A very typical -- and typically muddle-headed -- piece called John Hegarty's Missing the Big Picture By Saying TV Ads Stink appeared last week in Ad Age. It was written by the ceo of a “video content marketing agency.”
The article lamely tries to take on John Hegarty, founder of BBH. Hegarty recently contrasted tv advertising with the resurgent excellence of some tv programming and found it wanting. He said…
“Our work is not matching the quality of writing and thinking that's going into all those great TV productions.”…which I think is about as self-evidently true as anything you could say about advertising.
Nonetheless, anything intelligent that is said about advertising these days has to be contradicted by someone with a bonehead ideology. Usually the ideology is centered on either the web or metrics or data. The guy trying to take on Hegarty is one of these flat tires who thinks that creativity is dead and advertising is now about data. He has this to say...
“...clever data usage is the only real hope advertising has left.”Yeah, right. This is the cry of the wretched philistine who believes that the only hope for literature is bigger book stores and the only hope for art is cheaper paint.
In fact, the only real hope for advertising is better advertising. Which, I believe, is Hegarty's point.
According to the writer...
"John Hegarty's rant... fails to recognize that advertising is now witnessing its most creative dawn. Never before has marketing been so exciting and innovative. It's why now is such a fun time to be a part of this industry."It's advertising's "most creative dawn" but "the only real hope is data." Huh? Make up your mind pal.
And it's "such a fun time" to be in advertising! Give me a break. The ad industry is a pile of consolidated, globalized, homogenized Wall Street excrement and this guy thinks it's prom night.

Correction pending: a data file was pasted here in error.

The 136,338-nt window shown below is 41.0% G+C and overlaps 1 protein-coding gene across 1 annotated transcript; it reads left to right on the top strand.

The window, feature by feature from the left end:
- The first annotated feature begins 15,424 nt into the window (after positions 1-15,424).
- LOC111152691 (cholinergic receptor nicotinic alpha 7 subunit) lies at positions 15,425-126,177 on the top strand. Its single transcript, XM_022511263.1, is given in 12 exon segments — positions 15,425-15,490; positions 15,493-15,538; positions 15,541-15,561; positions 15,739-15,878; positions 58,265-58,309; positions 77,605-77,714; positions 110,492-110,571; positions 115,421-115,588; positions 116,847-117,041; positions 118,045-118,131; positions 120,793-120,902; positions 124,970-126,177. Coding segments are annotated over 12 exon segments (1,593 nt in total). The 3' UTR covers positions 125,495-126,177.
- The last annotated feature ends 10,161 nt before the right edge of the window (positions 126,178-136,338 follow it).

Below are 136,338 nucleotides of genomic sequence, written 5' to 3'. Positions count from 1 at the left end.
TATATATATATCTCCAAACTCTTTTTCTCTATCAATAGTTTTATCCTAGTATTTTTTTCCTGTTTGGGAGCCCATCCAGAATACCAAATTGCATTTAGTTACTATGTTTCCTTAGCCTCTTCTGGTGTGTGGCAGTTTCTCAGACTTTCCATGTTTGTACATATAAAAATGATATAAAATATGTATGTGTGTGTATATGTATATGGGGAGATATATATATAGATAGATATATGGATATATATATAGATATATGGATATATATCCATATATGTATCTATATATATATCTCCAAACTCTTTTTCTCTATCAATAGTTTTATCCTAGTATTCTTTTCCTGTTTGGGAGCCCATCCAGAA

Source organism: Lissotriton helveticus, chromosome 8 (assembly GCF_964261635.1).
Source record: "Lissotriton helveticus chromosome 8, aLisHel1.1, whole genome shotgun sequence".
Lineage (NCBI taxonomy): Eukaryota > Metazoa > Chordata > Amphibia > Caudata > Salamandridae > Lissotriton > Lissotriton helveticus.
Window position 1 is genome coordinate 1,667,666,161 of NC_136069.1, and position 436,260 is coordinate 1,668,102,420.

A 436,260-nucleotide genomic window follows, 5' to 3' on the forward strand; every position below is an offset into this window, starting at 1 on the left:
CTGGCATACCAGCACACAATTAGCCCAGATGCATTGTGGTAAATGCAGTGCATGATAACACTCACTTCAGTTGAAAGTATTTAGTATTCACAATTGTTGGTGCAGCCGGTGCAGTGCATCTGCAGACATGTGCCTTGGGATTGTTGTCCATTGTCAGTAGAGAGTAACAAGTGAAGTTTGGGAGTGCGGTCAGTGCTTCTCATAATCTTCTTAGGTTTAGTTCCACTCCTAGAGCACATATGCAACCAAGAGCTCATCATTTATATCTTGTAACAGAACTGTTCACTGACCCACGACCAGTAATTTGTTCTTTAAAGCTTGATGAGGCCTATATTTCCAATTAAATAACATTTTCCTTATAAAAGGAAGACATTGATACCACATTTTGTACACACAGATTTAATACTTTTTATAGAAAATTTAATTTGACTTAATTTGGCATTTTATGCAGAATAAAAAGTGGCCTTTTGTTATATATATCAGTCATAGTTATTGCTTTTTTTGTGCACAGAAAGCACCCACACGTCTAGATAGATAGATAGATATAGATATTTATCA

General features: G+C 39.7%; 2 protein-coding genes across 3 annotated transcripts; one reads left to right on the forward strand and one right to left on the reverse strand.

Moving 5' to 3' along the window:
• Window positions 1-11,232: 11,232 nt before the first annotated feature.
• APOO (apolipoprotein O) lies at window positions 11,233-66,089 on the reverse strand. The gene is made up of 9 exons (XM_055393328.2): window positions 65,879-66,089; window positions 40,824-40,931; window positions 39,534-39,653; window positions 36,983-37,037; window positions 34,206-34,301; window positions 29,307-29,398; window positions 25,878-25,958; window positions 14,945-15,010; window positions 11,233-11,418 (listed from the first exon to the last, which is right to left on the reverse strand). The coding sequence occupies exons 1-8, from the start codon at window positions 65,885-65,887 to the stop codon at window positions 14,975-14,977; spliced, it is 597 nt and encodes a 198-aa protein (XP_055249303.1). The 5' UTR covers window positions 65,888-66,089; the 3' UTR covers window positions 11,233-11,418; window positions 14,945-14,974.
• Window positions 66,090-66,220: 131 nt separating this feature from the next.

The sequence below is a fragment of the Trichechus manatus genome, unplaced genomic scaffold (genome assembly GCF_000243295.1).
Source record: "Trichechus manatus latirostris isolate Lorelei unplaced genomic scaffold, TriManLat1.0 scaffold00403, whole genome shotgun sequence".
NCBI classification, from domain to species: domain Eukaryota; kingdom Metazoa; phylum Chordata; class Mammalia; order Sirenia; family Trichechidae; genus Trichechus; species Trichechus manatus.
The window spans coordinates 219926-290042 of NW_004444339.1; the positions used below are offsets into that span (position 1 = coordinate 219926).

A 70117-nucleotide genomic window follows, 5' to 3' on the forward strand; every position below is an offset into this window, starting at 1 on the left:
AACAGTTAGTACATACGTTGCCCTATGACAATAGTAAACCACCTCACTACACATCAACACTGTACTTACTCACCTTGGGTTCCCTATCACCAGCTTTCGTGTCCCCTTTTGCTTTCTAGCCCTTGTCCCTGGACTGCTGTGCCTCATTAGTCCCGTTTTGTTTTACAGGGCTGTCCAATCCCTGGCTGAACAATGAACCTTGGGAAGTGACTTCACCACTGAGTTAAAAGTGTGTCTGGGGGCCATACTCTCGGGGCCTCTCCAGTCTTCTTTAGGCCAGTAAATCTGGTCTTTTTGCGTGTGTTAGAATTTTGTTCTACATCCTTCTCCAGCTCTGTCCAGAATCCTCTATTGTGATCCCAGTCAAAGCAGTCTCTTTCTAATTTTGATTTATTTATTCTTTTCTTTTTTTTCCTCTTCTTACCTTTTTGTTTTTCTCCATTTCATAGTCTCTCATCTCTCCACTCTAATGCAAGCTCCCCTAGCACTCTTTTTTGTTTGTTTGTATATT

(By the way, have you noticed that when you publish something it is judicious and brilliant, but when someone who disagrees with you publishes something it's a "rant?")
I’ve been around the ad business for forty years, and here’s what I can tell you for sure:
1. Every era has its myopic nitwits who think this week is the most exciting, innovative, creative time ever.Here's some more nonsense from the article...
2. Advertising today is no different than it ever was. It’s mostly mediocre crap with the occasional light dusting of brilliance.
"The world's biggest TV networks can't guarantee brand advertisers 18-34 year olds. YouTube and Facebook can and they do it through data."Really? Please name me one major mainstream brand -- just one -- that has been built by advertising on YouTube or Facebook. Just one. I'll name you a thousand that have been built by television.
Second, targeting 18-34 year olds is the antiquated obsession of people who have reams of data and don't know what any of it means.
"Now that marketing has taken a paradigm shift and is entering the abyss of the unknown, brands and their agencies can no longer rely on such conventional ways of marketing; it's now all about data."Ohmygod, the fucking "paradigm shift." When can we get these jargon jockeys in one room and give them all the undiluted paradigm shaft?
That quote is a pitch perfect demonstration of the baloney these guys are peddling -- we have entered an "abyss" and we know nothing about marketing. Bullshit. We know more about marketing than we’ve ever known. We have more data than we've ever had. If advertising isn't working very well it's not for lack of information or data. It's for lack of ideas. It's because the data and metrics monkeys now rule the world and they wouldn't know an idea if it sat on their head and fired missiles.
And finally there's this...
"Consider that the only ad being talked about at media conferences two months after the Superbowl is not a TV ad, but a tweet created by Oreo during the game."Let me tell you something, pal. The Oreo tweet was a creative idea. It had nothing whatsoever to do with fucking data. Which totally undermines your boorish assertions and proves Hegarty's point to perfection.